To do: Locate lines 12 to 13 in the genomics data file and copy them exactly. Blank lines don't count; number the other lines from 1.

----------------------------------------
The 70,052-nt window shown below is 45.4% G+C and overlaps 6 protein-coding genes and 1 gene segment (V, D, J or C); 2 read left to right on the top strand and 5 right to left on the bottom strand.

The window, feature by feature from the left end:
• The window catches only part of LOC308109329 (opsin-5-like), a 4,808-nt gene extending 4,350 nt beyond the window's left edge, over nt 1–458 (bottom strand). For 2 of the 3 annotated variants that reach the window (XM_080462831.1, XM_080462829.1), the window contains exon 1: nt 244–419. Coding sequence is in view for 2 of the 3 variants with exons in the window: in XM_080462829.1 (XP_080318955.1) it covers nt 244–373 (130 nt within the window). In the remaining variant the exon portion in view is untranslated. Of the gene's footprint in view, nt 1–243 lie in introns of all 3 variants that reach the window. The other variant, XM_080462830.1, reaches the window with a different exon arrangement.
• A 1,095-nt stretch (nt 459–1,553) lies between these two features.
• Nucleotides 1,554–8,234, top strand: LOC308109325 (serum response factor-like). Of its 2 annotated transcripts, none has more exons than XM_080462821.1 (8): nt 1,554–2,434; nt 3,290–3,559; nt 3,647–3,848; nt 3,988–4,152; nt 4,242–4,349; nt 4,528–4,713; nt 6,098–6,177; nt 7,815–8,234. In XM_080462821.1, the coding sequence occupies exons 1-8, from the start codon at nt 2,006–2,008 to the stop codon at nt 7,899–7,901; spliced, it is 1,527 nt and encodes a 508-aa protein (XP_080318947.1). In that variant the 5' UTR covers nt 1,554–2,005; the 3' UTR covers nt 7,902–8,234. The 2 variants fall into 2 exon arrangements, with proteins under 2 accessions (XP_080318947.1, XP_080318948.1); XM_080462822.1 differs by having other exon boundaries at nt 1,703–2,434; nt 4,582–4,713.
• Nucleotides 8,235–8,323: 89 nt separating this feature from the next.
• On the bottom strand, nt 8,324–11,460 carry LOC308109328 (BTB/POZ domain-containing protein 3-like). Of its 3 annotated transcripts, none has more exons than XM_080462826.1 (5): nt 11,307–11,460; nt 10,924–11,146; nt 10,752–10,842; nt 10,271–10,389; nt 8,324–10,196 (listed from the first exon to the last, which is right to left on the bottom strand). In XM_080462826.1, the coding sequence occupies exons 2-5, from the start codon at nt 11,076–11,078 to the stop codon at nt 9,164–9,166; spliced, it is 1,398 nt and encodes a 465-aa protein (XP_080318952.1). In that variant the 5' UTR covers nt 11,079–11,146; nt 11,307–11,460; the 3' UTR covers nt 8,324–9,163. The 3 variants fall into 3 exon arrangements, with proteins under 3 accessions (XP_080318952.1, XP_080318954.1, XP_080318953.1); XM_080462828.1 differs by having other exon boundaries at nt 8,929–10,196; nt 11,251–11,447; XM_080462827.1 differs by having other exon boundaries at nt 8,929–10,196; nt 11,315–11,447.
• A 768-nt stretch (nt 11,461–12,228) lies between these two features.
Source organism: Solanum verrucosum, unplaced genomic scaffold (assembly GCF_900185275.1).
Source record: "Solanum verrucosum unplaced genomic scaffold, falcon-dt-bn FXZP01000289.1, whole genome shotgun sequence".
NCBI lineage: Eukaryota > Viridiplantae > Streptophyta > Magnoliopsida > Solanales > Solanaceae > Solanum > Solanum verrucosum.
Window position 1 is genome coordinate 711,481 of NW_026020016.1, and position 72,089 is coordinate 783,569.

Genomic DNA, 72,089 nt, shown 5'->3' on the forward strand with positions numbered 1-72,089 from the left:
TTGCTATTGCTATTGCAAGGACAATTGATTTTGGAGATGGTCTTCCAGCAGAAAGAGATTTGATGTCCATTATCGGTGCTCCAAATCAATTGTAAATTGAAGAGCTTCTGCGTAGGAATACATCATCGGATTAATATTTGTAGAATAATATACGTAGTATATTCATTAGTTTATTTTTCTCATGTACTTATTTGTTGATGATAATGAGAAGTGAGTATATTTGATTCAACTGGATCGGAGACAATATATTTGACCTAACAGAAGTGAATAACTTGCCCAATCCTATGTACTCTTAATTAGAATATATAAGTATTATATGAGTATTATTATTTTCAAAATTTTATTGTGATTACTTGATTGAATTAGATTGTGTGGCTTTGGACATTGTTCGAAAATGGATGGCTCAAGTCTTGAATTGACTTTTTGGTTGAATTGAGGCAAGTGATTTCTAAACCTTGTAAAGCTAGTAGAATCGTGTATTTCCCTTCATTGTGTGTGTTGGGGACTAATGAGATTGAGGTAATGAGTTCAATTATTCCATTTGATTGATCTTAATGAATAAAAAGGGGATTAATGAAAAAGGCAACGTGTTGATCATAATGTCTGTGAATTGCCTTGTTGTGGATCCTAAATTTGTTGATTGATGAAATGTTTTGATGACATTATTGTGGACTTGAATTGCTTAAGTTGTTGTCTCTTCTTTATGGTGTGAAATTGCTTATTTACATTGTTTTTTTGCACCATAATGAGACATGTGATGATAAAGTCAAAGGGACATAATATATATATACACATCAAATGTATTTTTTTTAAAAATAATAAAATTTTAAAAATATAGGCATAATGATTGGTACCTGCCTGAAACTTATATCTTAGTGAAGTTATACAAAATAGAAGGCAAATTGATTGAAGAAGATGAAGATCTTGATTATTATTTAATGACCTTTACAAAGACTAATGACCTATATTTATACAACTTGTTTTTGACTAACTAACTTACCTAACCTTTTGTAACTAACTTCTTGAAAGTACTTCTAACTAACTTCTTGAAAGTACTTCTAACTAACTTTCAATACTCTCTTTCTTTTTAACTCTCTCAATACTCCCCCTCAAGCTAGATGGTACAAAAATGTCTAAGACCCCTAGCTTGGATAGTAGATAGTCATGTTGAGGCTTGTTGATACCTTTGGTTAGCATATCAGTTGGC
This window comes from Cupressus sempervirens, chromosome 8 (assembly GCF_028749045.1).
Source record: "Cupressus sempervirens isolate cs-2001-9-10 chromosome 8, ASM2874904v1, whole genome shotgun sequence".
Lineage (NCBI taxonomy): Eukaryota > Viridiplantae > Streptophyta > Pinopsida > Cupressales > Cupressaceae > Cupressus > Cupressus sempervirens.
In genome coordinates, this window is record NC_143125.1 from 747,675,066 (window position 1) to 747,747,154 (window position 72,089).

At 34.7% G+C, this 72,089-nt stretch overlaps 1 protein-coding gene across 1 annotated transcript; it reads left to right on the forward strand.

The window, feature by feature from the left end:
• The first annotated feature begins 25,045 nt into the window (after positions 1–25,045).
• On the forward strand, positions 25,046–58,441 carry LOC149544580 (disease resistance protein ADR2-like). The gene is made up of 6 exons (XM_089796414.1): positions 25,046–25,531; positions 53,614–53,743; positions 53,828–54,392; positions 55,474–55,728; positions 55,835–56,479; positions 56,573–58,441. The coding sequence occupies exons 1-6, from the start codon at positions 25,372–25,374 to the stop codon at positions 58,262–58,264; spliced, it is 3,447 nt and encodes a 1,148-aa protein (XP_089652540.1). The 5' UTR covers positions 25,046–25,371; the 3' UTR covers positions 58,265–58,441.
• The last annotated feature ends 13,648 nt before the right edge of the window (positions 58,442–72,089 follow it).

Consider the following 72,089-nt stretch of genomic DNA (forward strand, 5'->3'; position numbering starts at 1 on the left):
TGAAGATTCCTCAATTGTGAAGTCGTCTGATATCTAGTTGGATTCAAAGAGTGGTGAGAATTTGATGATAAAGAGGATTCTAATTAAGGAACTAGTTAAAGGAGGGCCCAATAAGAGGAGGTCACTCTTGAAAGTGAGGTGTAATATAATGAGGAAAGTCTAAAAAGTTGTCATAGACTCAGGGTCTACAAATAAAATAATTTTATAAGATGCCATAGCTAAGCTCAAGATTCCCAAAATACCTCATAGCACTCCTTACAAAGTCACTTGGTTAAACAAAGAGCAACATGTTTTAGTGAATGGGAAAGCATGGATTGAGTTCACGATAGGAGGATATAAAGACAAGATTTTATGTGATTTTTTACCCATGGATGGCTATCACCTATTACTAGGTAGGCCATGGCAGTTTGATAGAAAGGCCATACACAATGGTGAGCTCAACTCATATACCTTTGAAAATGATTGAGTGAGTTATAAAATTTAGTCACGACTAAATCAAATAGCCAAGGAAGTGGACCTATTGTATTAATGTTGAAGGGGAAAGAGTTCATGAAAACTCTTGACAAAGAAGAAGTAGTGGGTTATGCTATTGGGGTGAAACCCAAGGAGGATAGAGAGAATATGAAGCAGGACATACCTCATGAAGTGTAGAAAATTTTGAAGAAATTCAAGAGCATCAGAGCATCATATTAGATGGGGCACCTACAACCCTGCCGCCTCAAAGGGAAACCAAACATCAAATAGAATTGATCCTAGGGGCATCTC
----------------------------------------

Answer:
Window position 1 is genome coordinate 711,481 of NW_026020016.1, and position 72,089 is coordinate 783,569.

Genomic DNA, 72,089 nt, shown 5'->3' on the forward strand with positions numbered 1-72,089 from the left: